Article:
A sufficiently diverse group of foster families is recruited, prepared, and supported to meet the needs of the children in care, and their families.
Interpretation: An agency that has responsibility for placing Indian children should work closely with tribes to identify foster homes within the tribal community.
Recruitment efforts are planned, implemented, and evaluated to ensure a suitable family is available for each child entering care.
Interpretation: Planning should include a regular assessment of the types of homes needed, recruitment resources available, and recruitment goals. Evaluation of recruitment efforts should include the cost-effectiveness of activities and the utilization of new foster families.
Interpretation: Generally, when employees or consultants of the agency express interest in becoming foster parents, the agency refers them to another provider. If the agency allows employees or consultants to provide foster care, the agency must have a policy and procedures that address the circumstances under which this practice is allowed, conflicts of interest, confidentiality of client and foster parent information, evaluation of the foster home, and any other risks that have been identified by the agency.
The agency determines the appropriate amount of mandatory pre-service and in-service education necessary to ensure that foster parents understand:
Interpretation: The agency may consider the current experience, knowledge, and skills of each foster parent when determining the appropriate amount of training required. Relevant topics when working with parents may include: involving parents in decisions about their children’s lives, encouraging visits, and maintaining the parent-child relationship.
Foster parents receive pre-service training on rights and responsibilities including:
Foster parents are:
Interpretation: Retraining should be provided at least every 2 years.
Interpretation: When foster parents provide therapeutic foster care to children with exceptional medical needs, CPR certification is required. In other cases, the state will determine whether and under what circumstances it is necessary and appropriate for foster parents to be certified in CPR. If it is determined that CPR certification is not necessary, the agency should develop a plan for how foster parents should respond in case of emergency. Appropriate responses may vary based on the geographic area served.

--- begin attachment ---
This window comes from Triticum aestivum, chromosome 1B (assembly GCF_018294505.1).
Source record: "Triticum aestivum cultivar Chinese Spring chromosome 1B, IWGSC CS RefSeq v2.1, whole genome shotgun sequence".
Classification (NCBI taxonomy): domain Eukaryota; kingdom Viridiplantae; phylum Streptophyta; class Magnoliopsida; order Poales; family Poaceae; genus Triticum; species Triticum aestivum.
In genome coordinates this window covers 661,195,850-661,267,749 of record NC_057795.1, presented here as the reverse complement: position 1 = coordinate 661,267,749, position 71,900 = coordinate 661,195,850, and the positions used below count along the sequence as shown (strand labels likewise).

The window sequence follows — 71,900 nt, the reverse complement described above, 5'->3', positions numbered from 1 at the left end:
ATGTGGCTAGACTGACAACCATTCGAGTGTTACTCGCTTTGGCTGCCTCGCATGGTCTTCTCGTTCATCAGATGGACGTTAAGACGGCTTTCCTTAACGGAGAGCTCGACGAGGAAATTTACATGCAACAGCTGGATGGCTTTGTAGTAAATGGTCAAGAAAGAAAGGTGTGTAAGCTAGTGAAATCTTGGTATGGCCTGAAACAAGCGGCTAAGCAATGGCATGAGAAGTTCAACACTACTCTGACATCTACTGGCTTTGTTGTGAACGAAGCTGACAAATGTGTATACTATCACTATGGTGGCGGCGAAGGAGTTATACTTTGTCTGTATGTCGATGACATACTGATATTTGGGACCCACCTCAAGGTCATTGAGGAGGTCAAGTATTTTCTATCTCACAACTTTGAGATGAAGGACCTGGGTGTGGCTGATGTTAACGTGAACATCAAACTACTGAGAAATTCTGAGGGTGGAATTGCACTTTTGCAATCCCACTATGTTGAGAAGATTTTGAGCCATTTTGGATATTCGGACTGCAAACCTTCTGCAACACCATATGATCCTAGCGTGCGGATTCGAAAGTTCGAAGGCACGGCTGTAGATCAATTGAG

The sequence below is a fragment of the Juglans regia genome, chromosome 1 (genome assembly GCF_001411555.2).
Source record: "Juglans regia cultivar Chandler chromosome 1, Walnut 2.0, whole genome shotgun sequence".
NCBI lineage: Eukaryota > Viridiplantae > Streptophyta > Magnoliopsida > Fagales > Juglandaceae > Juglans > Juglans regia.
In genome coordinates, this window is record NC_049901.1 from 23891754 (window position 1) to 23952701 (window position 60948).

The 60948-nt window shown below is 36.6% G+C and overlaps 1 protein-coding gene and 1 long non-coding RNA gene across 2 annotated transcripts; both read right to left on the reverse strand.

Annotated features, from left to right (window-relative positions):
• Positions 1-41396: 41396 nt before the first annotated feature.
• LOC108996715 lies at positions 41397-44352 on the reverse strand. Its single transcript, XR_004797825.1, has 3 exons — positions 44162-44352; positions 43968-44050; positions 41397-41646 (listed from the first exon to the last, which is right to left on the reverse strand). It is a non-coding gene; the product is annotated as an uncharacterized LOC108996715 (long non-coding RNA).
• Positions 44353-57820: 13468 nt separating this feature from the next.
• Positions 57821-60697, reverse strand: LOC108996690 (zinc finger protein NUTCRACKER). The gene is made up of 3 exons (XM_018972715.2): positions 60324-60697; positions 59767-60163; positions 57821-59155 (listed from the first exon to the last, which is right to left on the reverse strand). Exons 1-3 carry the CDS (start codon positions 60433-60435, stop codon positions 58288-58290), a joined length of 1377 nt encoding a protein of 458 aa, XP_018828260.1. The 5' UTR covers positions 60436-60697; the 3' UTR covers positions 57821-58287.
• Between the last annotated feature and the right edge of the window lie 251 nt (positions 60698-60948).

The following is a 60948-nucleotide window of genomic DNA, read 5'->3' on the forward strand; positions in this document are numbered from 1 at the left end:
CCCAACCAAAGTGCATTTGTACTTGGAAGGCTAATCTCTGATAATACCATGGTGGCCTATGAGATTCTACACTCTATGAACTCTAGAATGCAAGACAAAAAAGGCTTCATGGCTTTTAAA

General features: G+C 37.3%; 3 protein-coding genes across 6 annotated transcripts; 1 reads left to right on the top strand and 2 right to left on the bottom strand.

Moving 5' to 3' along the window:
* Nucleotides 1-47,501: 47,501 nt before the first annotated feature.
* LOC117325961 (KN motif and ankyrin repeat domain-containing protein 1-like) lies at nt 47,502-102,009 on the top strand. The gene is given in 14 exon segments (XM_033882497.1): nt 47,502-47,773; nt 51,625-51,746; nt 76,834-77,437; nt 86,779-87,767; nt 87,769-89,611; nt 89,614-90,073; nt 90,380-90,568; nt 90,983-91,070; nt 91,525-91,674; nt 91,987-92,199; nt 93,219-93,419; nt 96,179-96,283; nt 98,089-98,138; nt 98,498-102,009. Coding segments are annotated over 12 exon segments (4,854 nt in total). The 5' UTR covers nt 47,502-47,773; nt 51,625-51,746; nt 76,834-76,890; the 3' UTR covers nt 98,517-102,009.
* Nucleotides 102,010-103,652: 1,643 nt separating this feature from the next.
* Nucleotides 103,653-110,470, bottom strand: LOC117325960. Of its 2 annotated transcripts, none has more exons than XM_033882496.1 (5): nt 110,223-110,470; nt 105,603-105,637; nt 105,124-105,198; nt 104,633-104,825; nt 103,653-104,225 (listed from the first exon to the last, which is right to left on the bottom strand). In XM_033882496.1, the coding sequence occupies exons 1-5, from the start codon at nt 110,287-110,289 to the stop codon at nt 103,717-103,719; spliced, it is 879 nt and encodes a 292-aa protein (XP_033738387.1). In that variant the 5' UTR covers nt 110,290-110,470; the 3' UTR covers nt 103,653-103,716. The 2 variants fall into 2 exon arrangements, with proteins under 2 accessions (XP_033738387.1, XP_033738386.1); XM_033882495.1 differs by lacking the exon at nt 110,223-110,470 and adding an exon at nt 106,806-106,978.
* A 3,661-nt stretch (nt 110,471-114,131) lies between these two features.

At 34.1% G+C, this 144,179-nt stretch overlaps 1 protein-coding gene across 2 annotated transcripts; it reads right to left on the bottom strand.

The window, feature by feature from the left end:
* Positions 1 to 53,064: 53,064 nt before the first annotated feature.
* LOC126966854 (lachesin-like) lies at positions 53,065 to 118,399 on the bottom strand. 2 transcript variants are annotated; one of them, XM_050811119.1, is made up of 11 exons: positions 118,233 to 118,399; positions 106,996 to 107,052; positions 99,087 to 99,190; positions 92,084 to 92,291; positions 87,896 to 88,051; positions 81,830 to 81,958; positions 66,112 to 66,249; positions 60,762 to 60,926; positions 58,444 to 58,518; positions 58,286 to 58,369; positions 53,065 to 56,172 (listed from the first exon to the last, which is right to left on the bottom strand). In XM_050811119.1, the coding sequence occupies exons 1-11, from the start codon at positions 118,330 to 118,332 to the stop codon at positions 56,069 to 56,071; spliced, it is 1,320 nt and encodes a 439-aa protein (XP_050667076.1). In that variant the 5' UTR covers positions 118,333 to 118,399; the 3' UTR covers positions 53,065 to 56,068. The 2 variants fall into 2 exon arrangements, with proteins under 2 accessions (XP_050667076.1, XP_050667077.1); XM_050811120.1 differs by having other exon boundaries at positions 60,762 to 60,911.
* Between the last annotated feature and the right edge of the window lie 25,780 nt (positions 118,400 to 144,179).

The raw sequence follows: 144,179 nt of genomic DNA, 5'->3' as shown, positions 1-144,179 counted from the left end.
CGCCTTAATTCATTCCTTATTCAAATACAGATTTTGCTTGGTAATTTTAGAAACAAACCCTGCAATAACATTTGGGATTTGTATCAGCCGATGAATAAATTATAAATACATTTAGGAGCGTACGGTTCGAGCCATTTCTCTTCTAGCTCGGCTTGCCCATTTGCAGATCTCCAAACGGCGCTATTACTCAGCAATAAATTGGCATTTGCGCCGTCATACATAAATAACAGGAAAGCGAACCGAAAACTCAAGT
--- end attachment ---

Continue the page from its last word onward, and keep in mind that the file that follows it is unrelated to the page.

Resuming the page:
Foster parents sign a statement agreeing to refrain from the use of corporal and degrading punishment, and receive initial and ongoing training and support to promote positive behavior and use appropriate discipline techniques.
Each foster family develops or uses the agency's protocols for responding to emergencies including accidents, run-away behavior, serious illness, fire, and natural disasters.
The agency provides opportunities for peer support among foster parents.
Foster parents have access to services to prevent and reduce stress and family crisis including:
Interpretation: When appropriate, the child’s extended family and other community members should be considered as valuable resources when identifying services to help reduce stress and relieve family crisis.
Interpretation: When the case involves an Indian child, services offered by the tribe or local Indian organizations should be considered when identifying support services.
Each foster family receives an annual evaluation to identify areas of strength and concern, and a plan is developed to address needs for support or training.
Interpretation: An evaluation performed as part of the home recertification process may be used to demonstrate implementation of this standard, provided such evaluations are conducted annually.